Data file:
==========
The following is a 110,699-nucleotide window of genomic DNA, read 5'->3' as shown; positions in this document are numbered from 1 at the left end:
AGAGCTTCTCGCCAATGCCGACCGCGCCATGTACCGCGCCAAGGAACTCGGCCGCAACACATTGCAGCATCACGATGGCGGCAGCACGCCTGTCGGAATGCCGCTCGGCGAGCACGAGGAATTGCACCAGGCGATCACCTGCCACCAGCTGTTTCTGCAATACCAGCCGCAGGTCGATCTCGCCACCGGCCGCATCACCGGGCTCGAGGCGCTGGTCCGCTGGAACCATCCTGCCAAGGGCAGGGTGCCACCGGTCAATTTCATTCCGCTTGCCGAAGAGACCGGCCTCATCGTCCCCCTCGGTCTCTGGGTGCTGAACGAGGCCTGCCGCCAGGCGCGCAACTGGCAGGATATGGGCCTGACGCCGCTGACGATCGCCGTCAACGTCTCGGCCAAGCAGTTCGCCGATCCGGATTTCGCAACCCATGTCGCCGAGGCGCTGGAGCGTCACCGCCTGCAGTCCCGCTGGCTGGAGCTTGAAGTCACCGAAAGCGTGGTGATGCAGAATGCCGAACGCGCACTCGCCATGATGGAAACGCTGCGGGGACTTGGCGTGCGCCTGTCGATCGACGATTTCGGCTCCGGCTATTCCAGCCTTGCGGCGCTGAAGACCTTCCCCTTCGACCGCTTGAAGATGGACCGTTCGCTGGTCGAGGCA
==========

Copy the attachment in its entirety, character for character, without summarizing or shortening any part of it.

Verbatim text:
The following is a 110,699-nucleotide window of genomic DNA, read 5'->3' as shown; positions in this document are numbered from 1 at the left end:
AGAGCTTCTCGCCAATGCCGACCGCGCCATGTACCGCGCCAAGGAACTCGGCCGCAACACATTGCAGCATCACGATGGCGGCAGCACGCCTGTCGGAATGCCGCTCGGCGAGCACGAGGAATTGCACCAGGCGATCACCTGCCACCAGCTGTTTCTGCAATACCAGCCGCAGGTCGATCTCGCCACCGGCCGCATCACCGGGCTCGAGGCGCTGGTCCGCTGGAACCATCCTGCCAAGGGCAGGGTGCCACCGGTCAATTTCATTCCGCTTGCCGAAGAGACCGGCCTCATCGTCCCCCTCGGTCTCTGGGTGCTGAACGAGGCCTGCCGCCAGGCGCGCAACTGGCAGGATATGGGCCTGACGCCGCTGACGATCGCCGTCAACGTCTCGGCCAAGCAGTTCGCCGATCCGGATTTCGCAACCCATGTCGCCGAGGCGCTGGAGCGTCACCGCCTGCAGTCCCGCTGGCTGGAGCTTGAAGTCACCGAAAGCGTGGTGATGCAGAATGCCGAACGCGCACTCGCCATGATGGAAACGCTGCGGGGACTTGGCGTGCGCCTGTCGATCGACGATTTCGGCTCCGGCTATTCCAGCCTTGCGGCGCTGAAGACCTTCCCCTTCGACCGCTTGAAGATGGACCGTTCGCTGGTCGAGGCA